Possible late effects include the following:
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What Side Effects Occur With Radiation Therapy To The Stomach And Abdomen
If you are having radiation treatment to the stomach or some portion of the abdomen, you may experience an upset stomach, nausea or diarrhea. Your doctor can prescribe medicines to relieve these problems. Do not take any home remedies during your treatment unless you first check with your doctor or nurse.
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Being Prepared And Understanding Radiation Therapy Can Help Lessen Some Of The Stress Surrounding Your Treatment
Radiation therapy, also known as radiotherapy, is one of the main treatments for cancer. Being prepared and understanding radiation therapy can help lessen some of the stress surrounding your treatment. Ask your oncologist, doctor or nurse about the risks and benefits of radiation therapy and any other questions you have about your treatment.
Change In Breast Shape Size And Colour
If youve had radiotherapy after breast-conserving surgery, the breast tissue on the treated side may feel firmer than before, or the breast may be smaller and look different.
Although this is normal, you may be concerned about differences in the size of your breasts, or worry that the difference is noticeable when youre dressed.
You can discuss this with your breast surgeon to see if anything can be done to make the difference less noticeable.
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Different Uses Of Radiotherapy
Depending on factors such as the location, type and stage of your cancer, and your age and general health, radiotherapy may be used:
- as the only treatment
- before surgery to shrink the tumour
- after surgery to kill off any remaining cancer cells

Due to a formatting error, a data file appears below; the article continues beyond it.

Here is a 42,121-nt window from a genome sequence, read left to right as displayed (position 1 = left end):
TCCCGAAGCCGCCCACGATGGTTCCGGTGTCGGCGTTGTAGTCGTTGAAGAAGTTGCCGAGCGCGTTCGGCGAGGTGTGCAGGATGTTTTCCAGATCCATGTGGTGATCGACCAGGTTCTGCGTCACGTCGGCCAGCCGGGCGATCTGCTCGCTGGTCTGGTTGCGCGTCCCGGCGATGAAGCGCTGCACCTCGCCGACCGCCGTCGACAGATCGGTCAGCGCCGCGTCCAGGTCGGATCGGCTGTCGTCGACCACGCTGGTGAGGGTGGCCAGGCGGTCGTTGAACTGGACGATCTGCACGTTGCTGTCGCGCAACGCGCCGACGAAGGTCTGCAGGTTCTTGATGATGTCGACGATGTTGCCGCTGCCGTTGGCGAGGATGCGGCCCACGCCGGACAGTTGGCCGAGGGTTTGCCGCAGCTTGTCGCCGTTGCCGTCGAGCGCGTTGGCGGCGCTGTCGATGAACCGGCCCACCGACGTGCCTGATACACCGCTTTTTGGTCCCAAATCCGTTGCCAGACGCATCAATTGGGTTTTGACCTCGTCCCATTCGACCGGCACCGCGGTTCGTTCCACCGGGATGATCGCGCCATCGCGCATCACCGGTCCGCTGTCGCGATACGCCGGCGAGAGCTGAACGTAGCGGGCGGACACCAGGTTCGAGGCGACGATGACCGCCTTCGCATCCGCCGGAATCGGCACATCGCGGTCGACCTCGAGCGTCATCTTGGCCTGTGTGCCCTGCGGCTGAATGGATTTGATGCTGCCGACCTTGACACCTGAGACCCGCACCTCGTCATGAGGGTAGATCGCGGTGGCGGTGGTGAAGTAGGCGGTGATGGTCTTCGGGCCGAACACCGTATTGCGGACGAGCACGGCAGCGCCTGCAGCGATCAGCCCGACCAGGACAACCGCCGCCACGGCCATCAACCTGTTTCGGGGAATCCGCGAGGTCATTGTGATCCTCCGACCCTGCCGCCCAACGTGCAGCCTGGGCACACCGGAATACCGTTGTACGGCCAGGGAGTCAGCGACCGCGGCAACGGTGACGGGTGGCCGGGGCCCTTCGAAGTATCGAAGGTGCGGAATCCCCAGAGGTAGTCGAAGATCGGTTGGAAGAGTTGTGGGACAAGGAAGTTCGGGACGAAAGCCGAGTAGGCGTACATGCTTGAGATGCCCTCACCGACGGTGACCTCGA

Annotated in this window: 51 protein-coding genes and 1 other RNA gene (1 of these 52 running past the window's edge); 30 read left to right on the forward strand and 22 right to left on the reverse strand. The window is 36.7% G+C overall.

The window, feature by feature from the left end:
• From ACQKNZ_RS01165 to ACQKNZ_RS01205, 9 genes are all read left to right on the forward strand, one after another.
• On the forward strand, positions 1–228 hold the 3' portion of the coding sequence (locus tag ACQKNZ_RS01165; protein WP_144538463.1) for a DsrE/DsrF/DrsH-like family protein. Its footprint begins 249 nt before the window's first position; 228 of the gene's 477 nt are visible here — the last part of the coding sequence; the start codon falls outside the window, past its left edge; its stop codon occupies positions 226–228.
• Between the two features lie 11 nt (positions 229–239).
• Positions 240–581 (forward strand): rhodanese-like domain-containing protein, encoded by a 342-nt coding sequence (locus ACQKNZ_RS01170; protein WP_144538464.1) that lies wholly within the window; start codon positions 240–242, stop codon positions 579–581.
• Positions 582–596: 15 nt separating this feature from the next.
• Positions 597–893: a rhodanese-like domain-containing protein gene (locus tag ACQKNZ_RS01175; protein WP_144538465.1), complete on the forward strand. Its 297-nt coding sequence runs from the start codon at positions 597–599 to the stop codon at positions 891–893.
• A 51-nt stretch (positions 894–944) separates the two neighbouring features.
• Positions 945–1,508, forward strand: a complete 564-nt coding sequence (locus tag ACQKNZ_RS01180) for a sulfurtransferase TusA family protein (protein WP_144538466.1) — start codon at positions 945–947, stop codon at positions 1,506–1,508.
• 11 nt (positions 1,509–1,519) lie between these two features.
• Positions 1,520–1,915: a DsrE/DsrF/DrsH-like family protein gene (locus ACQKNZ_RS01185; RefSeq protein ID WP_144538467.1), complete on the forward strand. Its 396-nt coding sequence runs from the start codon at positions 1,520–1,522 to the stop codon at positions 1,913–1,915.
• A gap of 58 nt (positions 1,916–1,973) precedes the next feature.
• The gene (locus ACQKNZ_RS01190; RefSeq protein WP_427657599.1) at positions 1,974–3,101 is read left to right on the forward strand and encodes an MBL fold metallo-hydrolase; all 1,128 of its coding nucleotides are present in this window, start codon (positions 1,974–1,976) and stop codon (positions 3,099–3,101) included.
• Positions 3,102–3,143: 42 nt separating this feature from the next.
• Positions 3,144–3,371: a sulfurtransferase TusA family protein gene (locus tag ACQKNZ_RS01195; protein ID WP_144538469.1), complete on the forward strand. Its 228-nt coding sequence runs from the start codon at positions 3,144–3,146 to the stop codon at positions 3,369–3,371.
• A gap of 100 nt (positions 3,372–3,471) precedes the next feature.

- as a method of pain relief and to ease symptoms such as bleeding.
Does Radiation Therapy Hurt
External radiation therapy won’t hurt. You won’t see or smell the radiation, however you may hear a buzzing sound when the machine is on. You will NOT be radioactive. It is safe to be in contact with other people, including pregnant women and children, when you are having treatment and afterwards.
During internal radiation therapy you may experience a little discomfort from the implant, however you should not have any severe pain or feel ill. While your radioactive implant is in place, it may send some radiation outside your body. There will be limits on visitors while your implant is in place.
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Will My Appetite Be Affected
Many side effects can cause problems with eating and digesting food, but you always should try to eat enough to help damaged tissues rebuild themselves. It’s very important not to lose weight during radiation therapy so that your body can heal. Try to eat small meals often and eat a variety of different foods. Your doctor or nurse can tell you whether your treatment calls for a special diet and a dietitian will have a lot of ideas to help you maintain your weight.
If you have pain when you chew and swallow, your doctor may advise you to use a powdered or liquid diet supplement. Many of these products, available at the drugstore without prescription, are made in a variety of flavors. They are tasty when used alone, or they can be combined with other foods, such as pureed fruit, or added to milkshakes. Some of the companies that make diet supplements have produced recipe booklets to help you increase your nutrient intake. Ask your dietitian or pharmacist for further information.
What side effects occur with radiation therapy to the head and neck area? Some people who are having radiation to the head and neck have redness and irritation in the mouth, a dry mouth, difficulty in swallowing, changes in taste or nausea. Try not to let these symptoms keep you from eating.
If Youre Having Radiation Therapy To The Pelvis
Radiation therapy to the pelvis can cause side effects such as:
- Bladder problems
- Fertility problems
- Changes in your sex life
You might also have some of the same problems people get from radiation to the abdomen, such as nausea, vomiting, diarrhea, or constipation.
Radiation to the pelvis can cause problems with urination, including:
- Pain or burning sensations
- Blood in the urine
- An urge to urinate often
Most of these problems get better over time, but radiation therapy can cause longer-term side effects as well: